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What I Learned by Doing Capitalism

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The Innovation Economy begins with discovery and culminates in speculation. Over some 250 years, economic growth has been driven by successive processes of trial and error and error and error: upstream exercises in research and invention, and downstream experiments in exploiting the new economic space opened by innovation. Each of these activities necessarily generates much waste along the way: dead-end research programs, useless inventions and failed commercial ventures. In between, the innovations that have repeatedly transformed the architecture of the market economy, from canals to the internet, have required massive investments to construct networks whose value in use could not be imagined at the outset of deployment. And so at each stage the Innovation Economy depends on sources of funding that are decoupled from concern for economic return: financial speculation and the state.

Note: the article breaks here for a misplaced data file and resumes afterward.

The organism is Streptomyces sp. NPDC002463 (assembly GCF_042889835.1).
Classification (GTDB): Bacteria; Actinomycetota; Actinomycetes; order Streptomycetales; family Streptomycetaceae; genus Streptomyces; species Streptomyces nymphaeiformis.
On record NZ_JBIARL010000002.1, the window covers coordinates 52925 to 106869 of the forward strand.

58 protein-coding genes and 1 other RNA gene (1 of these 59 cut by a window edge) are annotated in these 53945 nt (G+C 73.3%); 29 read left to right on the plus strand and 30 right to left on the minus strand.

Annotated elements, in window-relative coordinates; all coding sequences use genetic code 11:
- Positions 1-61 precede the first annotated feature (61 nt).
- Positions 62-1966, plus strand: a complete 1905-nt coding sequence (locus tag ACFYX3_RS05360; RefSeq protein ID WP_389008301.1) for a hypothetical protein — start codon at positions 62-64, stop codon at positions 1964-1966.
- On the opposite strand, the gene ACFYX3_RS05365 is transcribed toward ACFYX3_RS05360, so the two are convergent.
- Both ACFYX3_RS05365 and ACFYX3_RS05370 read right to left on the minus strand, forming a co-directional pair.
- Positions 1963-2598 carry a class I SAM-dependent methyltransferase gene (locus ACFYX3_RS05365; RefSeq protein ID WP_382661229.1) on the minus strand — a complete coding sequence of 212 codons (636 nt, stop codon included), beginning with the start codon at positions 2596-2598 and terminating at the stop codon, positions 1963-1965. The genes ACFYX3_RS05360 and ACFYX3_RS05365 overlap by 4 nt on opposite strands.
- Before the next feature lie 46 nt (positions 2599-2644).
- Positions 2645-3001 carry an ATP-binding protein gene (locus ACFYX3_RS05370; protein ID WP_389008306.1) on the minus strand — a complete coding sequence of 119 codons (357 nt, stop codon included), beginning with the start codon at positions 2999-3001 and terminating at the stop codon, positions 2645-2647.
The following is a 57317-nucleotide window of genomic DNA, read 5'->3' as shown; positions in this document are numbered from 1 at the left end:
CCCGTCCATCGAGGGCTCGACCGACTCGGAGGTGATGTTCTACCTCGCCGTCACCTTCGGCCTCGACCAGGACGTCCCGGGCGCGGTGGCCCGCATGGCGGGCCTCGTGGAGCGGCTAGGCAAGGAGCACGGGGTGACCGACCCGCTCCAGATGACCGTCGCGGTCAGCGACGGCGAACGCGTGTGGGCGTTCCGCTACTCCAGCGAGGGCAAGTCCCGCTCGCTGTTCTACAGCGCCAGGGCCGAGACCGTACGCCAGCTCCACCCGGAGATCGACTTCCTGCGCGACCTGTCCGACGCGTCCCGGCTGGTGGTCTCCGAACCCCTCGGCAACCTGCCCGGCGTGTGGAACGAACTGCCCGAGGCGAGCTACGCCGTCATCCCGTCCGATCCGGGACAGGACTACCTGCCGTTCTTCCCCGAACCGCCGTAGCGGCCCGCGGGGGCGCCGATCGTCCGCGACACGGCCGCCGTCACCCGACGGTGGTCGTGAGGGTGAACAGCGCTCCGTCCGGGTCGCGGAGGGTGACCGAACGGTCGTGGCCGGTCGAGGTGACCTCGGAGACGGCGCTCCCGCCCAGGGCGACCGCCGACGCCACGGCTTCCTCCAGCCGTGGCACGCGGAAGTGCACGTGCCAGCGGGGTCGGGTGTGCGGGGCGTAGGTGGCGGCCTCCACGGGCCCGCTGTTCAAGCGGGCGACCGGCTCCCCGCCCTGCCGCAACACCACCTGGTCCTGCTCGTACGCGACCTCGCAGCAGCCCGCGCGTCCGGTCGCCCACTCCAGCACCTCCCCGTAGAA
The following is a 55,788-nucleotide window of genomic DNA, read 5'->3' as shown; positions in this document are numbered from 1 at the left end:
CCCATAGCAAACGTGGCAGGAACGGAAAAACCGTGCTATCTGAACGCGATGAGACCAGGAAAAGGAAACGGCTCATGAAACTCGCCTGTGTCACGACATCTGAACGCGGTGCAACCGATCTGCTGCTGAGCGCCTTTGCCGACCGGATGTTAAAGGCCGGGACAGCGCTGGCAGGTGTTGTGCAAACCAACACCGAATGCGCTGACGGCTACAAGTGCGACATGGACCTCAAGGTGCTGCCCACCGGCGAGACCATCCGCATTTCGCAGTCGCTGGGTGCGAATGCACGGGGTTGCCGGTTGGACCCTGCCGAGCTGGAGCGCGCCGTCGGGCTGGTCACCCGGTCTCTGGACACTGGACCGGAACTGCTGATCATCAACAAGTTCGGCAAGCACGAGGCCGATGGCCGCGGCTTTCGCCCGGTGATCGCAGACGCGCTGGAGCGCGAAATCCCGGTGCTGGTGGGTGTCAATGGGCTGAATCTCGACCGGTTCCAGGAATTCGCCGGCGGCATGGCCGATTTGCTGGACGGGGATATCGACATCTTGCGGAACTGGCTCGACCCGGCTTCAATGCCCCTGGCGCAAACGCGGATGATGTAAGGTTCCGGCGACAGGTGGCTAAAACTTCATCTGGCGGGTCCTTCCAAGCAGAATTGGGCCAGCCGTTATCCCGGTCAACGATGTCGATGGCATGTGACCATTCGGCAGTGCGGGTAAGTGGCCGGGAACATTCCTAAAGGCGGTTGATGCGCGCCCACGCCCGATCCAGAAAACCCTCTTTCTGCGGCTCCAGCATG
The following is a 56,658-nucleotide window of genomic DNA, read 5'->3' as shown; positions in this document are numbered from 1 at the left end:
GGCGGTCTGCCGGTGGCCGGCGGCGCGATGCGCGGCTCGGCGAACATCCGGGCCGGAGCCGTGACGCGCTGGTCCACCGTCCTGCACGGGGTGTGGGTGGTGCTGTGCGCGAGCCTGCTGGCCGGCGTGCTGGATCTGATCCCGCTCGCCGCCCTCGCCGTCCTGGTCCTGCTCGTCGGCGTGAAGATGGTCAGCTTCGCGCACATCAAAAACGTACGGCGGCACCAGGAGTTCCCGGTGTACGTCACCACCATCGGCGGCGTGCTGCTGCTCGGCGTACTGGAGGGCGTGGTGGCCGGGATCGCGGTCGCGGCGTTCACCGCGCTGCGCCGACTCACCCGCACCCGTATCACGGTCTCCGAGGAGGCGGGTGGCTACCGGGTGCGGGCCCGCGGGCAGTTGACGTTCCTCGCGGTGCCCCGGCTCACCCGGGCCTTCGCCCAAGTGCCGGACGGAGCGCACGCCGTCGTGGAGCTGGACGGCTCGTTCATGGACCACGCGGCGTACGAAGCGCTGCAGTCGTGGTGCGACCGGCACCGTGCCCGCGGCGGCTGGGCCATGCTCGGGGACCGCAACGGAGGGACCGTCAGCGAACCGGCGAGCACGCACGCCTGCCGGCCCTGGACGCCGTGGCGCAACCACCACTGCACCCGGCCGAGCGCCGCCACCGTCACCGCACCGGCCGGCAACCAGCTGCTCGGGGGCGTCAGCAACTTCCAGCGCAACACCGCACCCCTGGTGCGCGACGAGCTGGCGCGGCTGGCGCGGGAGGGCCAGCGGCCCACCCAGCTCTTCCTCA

Bill Janeway, US Venture Capitalist and Economist

William H. Janeway is Senior Advisor at Warburg Pincus. Dr. Janeway is a member of the board of directors of the Social Science Research Council and the board of governors of the Institute for New Economic Thinking.

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Wednesday, September 28, 2016 - 2:30pm - Friday, September 30, 2016 - 1:30pm
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